Chantilly, VA (PRWEB) March 09, 2015
The ICPI Lifetime Achievement Award recognizes life-long, high-impact contributions to the industry through knowledge, technical innovation, and advocacy. The award emphasizes innovation, dedication of the recipient to safety and well-being of employees, demonstrated leadership, and/or outstanding contribution to the industry from volunteer service to ICPI which promotes growth and advancement of the association and/or industry. The award recognizes noteworthy public service activities at the local, regional, state, national or international levels that bring honor to the industry or to ICPI.
The two recipients received their awards at the ICPI General Luncheon during its annual meeting. ICPI Chairman David Pitre noted Both Chris and David helped lay the groundwork for which our association and industry operates. Without them, our industry would not be where it is today. They are both true pioneers to the industry and I can think of none other better fitting to receive such prestigious awards.
Chris Ross served as ICPIs Chairman-elect in 1998 and 1999, and then as ICPI Chairman in 1999 and 2000. With his oversight, he supported the transition of ICPI from a small association management company to Bostrom Corp. who helped grow ICPI from a $ 700,000 dollar budget in 1998 to $ 2 million plus in 2007. Under Mr. Ross chairmanship, ICPI laid some foundations that their board and committees rely on today. Some of these include the ICPI policy manual, policies on financial reserves, development of the certification courses, and regional meetings. The ICPI Foundation was created while he was chair.
Mr. Ross has spent a lifetime growing the industry. With his father Darwin, he was one of several persons who launched the industry in its early days. Growing up in the industry, he worked for his fathers manufacturing plant and later took over the business. He and five others were responsible for creating an early beginning of an industry association.
Several ground breaking projects were supplied by Mr. Ross, including Massey Coal Terminal in Newport News, Virginia (now owned by Shell). The pavers provided the floor to tons of coal storage and had to stand up against heavy, steel-tracked bulldozers that pushed the coal. This project led to another landmark project, the Port of Baltimore. Mr. Ross plant supplied the first phase of a wharf bulkhead, about 230,000 square feet. The rectangular pavers were 120 mm thick and made on a new Zenith board machine. The Port of Baltimore later used more concrete pavers that now total about 2 million square feet in container operations and vehicle storage. The Baltimore project set a successful example among port engineers and engineering consultants, and helped open other U.S. ports to using concrete pavers.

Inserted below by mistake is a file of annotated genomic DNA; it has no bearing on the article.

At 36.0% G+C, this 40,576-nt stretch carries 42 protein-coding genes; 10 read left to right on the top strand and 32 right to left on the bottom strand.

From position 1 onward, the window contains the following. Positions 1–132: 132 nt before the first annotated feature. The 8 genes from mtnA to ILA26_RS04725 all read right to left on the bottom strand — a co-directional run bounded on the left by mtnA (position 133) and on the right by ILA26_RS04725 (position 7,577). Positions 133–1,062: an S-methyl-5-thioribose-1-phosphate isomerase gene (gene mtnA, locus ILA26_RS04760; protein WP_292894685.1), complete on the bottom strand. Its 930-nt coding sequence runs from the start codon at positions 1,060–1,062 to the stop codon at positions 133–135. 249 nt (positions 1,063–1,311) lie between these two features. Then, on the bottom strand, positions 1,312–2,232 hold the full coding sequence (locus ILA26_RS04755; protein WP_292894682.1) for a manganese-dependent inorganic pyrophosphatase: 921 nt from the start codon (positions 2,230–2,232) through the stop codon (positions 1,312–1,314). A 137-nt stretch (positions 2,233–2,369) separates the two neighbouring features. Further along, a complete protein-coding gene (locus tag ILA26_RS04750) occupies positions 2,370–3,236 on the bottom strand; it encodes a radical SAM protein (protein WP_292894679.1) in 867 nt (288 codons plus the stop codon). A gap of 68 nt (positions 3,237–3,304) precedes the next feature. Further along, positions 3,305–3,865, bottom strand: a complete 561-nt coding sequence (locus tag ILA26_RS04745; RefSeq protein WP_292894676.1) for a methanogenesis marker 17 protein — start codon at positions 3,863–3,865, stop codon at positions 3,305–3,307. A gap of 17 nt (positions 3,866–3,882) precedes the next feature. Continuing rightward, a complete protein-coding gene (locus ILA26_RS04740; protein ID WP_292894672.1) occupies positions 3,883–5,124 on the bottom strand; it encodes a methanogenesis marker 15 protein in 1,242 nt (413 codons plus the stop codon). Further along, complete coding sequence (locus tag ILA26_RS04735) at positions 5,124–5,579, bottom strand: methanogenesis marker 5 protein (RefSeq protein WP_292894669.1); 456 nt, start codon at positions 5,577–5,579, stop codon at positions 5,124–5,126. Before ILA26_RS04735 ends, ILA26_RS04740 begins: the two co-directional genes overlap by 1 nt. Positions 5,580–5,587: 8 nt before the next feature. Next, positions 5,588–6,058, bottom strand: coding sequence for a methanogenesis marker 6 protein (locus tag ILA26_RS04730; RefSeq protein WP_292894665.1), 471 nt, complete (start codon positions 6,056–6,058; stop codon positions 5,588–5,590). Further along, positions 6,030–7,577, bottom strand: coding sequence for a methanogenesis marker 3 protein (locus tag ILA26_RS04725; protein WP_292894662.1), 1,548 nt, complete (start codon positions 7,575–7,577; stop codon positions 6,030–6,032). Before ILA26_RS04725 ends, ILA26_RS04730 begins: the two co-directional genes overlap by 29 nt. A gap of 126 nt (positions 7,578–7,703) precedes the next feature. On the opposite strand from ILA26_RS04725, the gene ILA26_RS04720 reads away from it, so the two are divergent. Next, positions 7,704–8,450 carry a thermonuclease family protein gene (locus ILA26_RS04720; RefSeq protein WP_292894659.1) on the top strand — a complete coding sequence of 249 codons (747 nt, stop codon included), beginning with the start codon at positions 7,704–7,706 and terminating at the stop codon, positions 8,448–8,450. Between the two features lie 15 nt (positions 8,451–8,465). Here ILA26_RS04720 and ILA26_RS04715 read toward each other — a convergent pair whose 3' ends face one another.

In following years, Mr. Ross helped expand commercial and residential markets in Maryland, Delaware, DC and northern Virginia. In 1994, his company was sold to Oldcastle and Mr. Ross took on more of a consulting role with the new owners. The purchase was the first large paver plant purchased by Oldcastle on this side of the pond. With this purchase, Mr. Ross helped introduce Oldcastle to big board production, its operations and economics.
Steve Berry, President of Oldcastle APG East presented the award to Mr. Ross and said, His experience in the realities of production processes joined with his financial modeling skills became a resource for Oldcastle. Mr. Ross helped plan and build five new plants with big board machine such as Rekers and Masa.